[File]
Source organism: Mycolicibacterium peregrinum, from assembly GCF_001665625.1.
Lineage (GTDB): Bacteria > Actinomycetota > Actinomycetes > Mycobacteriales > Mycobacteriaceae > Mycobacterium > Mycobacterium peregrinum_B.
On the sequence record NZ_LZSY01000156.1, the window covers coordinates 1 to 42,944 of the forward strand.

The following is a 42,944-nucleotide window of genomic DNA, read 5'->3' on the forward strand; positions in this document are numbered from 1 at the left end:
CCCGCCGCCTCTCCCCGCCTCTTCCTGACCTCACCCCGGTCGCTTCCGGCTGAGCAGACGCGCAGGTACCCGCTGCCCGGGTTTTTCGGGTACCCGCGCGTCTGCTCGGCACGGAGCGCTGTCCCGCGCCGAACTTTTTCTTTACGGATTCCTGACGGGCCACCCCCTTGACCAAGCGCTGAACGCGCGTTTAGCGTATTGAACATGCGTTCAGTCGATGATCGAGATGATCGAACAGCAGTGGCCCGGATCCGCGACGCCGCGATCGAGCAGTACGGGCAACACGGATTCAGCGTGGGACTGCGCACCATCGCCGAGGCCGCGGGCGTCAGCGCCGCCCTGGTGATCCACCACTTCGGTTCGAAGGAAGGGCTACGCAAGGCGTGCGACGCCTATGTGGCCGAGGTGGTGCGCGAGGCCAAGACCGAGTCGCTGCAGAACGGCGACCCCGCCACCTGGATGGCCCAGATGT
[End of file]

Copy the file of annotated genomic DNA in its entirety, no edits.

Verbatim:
Source organism: Mycolicibacterium peregrinum, from assembly GCF_001665625.1.
Lineage (GTDB): Bacteria > Actinomycetota > Actinomycetes > Mycobacteriales > Mycobacteriaceae > Mycobacterium > Mycobacterium peregrinum_B.
On the sequence record NZ_LZSY01000156.1, the window covers coordinates 1 to 42,944 of the forward strand.

The following is a 42,944-nucleotide window of genomic DNA, read 5'->3' on the forward strand; positions in this document are numbered from 1 at the left end:
CCCGCCGCCTCTCCCCGCCTCTTCCTGACCTCACCCCGGTCGCTTCCGGCTGAGCAGACGCGCAGGTACCCGCTGCCCGGGTTTTTCGGGTACCCGCGCGTCTGCTCGGCACGGAGCGCTGTCCCGCGCCGAACTTTTTCTTTACGGATTCCTGACGGGCCACCCCCTTGACCAAGCGCTGAACGCGCGTTTAGCGTATTGAACATGCGTTCAGTCGATGATCGAGATGATCGAACAGCAGTGGCCCGGATCCGCGACGCCGCGATCGAGCAGTACGGGCAACACGGATTCAGCGTGGGACTGCGCACCATCGCCGAGGCCGCGGGCGTCAGCGCCGCCCTGGTGATCCACCACTTCGGTTCGAAGGAAGGGCTACGCAAGGCGTGCGACGCCTATGTGGCCGAGGTGGTGCGCGAGGCCAAGACCGAGTCGCTGCAGAACGGCGACCCCGCCACCTGGATGGCCCAGATGT